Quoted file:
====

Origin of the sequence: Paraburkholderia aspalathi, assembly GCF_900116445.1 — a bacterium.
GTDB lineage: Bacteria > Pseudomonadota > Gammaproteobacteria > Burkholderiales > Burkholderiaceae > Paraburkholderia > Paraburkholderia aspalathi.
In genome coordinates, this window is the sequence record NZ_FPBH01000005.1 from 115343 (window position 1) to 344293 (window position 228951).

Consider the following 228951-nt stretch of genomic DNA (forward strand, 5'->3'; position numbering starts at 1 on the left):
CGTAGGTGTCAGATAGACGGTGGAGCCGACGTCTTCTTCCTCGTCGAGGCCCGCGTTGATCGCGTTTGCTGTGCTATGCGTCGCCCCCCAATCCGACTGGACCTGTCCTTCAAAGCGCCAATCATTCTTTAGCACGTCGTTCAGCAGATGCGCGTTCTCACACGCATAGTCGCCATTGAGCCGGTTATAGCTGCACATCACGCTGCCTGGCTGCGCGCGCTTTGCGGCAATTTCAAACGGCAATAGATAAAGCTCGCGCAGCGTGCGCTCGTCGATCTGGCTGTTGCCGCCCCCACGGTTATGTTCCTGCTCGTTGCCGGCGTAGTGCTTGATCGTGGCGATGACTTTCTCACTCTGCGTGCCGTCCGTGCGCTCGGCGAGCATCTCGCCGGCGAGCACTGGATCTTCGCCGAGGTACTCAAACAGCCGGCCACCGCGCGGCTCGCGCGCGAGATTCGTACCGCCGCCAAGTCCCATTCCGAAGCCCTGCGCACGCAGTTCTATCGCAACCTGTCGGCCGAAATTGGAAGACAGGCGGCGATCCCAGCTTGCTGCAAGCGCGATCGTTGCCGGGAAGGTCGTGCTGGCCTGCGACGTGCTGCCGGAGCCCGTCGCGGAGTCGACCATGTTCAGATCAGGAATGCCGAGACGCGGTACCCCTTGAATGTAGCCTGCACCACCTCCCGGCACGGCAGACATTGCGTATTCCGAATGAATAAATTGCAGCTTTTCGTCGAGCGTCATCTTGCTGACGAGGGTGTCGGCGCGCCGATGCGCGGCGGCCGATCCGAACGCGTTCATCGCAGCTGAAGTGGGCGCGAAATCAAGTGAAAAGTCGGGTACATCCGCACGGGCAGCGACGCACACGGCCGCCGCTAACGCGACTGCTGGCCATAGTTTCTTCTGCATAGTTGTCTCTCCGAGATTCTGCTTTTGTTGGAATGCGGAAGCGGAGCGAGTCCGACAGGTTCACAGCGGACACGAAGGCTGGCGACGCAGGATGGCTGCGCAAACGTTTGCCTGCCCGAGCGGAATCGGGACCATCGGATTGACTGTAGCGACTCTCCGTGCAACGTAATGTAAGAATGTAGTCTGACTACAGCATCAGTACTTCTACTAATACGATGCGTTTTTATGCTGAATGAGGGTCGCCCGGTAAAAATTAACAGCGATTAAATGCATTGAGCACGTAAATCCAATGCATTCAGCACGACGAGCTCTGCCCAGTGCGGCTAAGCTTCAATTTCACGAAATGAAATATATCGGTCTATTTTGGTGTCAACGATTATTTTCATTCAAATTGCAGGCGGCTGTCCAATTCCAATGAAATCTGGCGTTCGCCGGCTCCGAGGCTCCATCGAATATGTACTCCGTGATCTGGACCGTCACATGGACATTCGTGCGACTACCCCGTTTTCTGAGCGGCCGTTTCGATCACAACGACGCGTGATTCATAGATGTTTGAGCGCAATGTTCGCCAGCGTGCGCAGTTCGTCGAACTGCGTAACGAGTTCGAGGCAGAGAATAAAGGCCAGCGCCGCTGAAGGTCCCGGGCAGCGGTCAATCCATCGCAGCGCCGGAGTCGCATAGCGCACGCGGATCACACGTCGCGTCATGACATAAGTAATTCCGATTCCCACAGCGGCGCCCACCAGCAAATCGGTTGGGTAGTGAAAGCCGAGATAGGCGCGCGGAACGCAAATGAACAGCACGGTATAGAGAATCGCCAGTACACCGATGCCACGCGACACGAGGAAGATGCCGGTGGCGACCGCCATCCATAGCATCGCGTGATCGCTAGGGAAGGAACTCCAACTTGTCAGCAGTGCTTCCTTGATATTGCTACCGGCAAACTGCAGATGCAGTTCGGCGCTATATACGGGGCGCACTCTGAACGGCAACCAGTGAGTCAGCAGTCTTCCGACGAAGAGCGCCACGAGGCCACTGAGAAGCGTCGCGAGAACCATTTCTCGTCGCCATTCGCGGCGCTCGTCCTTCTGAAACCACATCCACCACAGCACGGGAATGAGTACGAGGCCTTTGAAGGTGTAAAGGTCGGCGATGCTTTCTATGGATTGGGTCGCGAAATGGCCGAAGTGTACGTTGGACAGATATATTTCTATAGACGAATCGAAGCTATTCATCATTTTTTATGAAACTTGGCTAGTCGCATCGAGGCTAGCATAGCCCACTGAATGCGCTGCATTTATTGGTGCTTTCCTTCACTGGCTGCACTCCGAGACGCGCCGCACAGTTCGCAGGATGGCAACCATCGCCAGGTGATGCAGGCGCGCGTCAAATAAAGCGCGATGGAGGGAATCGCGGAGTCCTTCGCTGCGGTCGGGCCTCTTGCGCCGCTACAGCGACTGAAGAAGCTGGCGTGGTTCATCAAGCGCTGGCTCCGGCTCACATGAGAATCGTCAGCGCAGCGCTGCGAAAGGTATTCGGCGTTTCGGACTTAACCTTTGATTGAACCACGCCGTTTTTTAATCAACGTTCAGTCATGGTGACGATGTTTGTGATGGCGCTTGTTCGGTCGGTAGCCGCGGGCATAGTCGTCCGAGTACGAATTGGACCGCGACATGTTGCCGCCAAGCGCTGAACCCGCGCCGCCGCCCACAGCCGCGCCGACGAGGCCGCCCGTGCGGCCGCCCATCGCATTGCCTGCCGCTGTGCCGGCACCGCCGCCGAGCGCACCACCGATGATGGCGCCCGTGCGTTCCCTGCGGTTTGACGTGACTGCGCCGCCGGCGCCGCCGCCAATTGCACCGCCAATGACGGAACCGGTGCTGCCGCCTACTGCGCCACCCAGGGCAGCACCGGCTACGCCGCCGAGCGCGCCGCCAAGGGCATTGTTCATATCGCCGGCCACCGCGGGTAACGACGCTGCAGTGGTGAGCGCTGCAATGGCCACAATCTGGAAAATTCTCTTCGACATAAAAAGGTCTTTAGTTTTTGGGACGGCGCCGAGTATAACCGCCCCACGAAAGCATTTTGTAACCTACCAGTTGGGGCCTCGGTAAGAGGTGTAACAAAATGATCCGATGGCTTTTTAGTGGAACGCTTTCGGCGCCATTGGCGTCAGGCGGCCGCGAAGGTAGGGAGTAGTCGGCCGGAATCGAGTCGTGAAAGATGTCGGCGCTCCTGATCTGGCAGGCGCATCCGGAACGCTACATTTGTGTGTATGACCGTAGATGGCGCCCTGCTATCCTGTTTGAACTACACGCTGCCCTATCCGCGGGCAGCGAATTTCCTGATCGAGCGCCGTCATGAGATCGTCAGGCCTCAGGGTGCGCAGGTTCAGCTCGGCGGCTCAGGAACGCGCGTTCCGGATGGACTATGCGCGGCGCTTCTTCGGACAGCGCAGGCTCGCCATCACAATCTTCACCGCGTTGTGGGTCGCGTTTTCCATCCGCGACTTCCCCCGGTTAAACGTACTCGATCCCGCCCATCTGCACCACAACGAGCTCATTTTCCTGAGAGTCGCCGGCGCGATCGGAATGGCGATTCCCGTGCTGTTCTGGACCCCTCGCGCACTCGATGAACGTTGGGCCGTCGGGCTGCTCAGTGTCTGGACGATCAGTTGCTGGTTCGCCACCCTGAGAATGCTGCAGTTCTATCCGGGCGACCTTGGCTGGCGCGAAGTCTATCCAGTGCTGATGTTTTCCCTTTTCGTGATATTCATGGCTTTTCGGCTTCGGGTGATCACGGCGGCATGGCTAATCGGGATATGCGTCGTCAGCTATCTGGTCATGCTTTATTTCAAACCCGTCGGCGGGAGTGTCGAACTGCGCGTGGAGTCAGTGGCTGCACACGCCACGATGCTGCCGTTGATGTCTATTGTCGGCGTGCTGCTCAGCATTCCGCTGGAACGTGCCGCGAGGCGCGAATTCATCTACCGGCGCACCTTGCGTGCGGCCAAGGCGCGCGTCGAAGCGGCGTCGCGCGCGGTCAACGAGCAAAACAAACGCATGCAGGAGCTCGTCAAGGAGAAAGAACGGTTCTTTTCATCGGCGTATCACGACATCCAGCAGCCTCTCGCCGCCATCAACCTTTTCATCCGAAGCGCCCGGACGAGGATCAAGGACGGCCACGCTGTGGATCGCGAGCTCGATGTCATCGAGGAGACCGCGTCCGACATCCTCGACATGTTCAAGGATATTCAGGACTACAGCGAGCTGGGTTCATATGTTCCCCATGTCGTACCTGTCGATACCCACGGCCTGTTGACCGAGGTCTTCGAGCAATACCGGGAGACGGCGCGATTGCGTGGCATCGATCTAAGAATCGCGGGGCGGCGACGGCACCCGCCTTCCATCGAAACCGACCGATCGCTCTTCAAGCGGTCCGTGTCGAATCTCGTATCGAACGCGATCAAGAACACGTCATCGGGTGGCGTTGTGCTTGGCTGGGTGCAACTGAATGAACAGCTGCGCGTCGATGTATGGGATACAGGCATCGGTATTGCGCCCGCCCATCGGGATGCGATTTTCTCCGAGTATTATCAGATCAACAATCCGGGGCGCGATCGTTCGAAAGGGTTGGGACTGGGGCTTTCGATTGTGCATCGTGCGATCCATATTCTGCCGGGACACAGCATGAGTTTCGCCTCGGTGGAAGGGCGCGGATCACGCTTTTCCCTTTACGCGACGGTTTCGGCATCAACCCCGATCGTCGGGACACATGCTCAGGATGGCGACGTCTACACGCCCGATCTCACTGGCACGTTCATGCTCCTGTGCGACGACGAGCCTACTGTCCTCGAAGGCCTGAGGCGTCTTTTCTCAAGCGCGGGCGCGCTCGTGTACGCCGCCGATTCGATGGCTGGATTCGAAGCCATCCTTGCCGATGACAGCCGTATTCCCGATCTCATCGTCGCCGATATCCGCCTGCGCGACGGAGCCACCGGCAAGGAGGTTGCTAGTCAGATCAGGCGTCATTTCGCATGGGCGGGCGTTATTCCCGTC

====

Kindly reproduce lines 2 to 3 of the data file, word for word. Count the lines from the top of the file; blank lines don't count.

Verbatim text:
GTDB lineage: Bacteria > Pseudomonadota > Gammaproteobacteria > Burkholderiales > Burkholderiaceae > Paraburkholderia > Paraburkholderia aspalathi.
In genome coordinates, this window is the sequence record NZ_FPBH01000005.1 from 115343 (window position 1) to 344293 (window position 228951).